Journal of periodontology. vol:70 issue:6 pages:668-78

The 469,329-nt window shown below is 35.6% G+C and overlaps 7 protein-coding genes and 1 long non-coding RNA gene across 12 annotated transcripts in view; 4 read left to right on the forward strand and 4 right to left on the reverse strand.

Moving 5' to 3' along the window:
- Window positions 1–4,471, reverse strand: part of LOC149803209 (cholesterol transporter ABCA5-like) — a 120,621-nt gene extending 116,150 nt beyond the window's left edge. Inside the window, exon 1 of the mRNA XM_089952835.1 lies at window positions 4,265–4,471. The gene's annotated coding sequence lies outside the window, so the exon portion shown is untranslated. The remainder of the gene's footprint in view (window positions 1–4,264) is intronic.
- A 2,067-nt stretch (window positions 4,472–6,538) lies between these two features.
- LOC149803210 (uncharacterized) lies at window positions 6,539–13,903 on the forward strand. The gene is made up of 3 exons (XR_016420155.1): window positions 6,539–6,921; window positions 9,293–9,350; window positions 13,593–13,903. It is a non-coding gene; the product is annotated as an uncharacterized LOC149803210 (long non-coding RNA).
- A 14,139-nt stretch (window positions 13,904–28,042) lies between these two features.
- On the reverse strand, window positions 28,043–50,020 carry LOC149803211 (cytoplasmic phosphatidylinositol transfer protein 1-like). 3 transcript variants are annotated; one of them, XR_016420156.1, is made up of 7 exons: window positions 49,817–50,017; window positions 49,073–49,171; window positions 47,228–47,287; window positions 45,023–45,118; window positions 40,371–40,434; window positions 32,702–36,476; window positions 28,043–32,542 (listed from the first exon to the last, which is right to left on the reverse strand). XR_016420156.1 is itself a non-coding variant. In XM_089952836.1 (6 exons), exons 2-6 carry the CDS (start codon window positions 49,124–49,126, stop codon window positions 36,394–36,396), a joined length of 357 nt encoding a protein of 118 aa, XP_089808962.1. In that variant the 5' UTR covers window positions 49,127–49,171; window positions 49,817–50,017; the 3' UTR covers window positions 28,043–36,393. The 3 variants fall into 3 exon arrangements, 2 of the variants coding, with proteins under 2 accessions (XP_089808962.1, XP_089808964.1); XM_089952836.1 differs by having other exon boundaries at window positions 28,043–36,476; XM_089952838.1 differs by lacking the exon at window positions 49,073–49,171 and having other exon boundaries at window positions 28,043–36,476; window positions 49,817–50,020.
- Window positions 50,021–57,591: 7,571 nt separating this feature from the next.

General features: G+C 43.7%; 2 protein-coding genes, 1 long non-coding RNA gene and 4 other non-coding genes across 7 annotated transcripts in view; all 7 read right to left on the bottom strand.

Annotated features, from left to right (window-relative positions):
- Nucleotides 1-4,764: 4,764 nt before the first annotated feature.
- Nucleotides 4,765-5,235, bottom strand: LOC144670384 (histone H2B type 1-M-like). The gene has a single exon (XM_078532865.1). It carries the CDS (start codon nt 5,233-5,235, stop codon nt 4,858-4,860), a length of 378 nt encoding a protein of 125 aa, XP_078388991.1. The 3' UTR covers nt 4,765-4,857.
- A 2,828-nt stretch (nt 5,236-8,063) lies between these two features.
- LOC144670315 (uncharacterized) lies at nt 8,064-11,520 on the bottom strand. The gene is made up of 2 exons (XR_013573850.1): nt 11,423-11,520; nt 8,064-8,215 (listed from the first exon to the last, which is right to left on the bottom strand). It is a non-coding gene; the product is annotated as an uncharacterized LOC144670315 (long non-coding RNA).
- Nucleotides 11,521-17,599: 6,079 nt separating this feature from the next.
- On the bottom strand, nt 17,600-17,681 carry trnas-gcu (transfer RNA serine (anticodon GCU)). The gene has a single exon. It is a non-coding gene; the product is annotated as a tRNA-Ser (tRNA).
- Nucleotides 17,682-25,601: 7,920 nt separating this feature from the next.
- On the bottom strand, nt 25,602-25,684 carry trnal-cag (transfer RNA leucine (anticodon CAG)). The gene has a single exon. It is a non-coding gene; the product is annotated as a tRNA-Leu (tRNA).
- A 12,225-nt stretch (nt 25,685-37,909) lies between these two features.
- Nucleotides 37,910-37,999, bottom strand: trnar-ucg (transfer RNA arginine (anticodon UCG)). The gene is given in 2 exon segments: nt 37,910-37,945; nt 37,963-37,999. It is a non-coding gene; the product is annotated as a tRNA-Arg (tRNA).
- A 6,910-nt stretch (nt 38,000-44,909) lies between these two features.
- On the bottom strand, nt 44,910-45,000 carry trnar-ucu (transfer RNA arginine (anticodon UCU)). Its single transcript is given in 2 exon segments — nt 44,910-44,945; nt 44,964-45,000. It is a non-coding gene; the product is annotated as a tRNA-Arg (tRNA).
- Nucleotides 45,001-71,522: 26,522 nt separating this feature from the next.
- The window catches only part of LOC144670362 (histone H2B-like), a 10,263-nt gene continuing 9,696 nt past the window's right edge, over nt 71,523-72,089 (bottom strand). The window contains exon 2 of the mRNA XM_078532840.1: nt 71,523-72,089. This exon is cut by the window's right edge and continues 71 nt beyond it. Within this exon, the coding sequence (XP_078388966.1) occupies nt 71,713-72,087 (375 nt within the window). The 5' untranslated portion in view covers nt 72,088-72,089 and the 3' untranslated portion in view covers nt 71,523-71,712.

BACKGROUND: In order to study inter-individual differences in bacterial adhesion/invasion of periodontal tissues, an in vitro model for culturing multi-layered pocket epithelium without feeder layers or stromal equivalents (including the evaluation of their cytokeratin profiles) was developed. METHODS: Pocket epithelium was collected and grown until confluent in Falcon flasks using keratinocyte-serum free medium (KSFM), without a feeder layer. In the second passage, oral keratinocytes were re-grown in a 2 compartment system using either a clear polyester (transwell-clear [TCL]) or a collagen (transwell-col [TCO]) membrane as culture surface. After the first week, the calcium concentration was raised to 1.2 mM and in half the wells, the KSFM was supplemented with 10% fetal calf serum (FCS). Histology and immunohistochemistry were performed after 1, 2, and 3 weeks of additional growth. RESULTS: In general, all conditions resulted in a structured epithelium consisting of 3 to 5 layers, but important differences were observed between the membrane types and between the media. CK4 was rarely and only lightly expressed while CK18 and 19 (characteristic of junctional epithelium) were very strongly expressed in the older (2 and 3 weeks) cultures. CK13 and 14 (characteristic of any stratifiable epithelial cell) also tended to increase over time; CK13 seemed to be stronger in KSFM with FCS while the contrary was true for CK14. The multi-layer created by the combination TCL/KSFM + 10% FCS resembled a junctional epithelium most, while that grown on TCO without FCS mimicked the sulcular epithelium. CONCLUSIONS: It seems possible to create a histiotypic culture resembling either periodontal pocket or junctional epithelium without the use of stromal equivalents or feeder layers which make this approach more cumbersome. This multi-layered culture offers a model to investigate the permeability of pocket epithelium and the adhesion and penetration of bacteria under well-defined environmental conditions.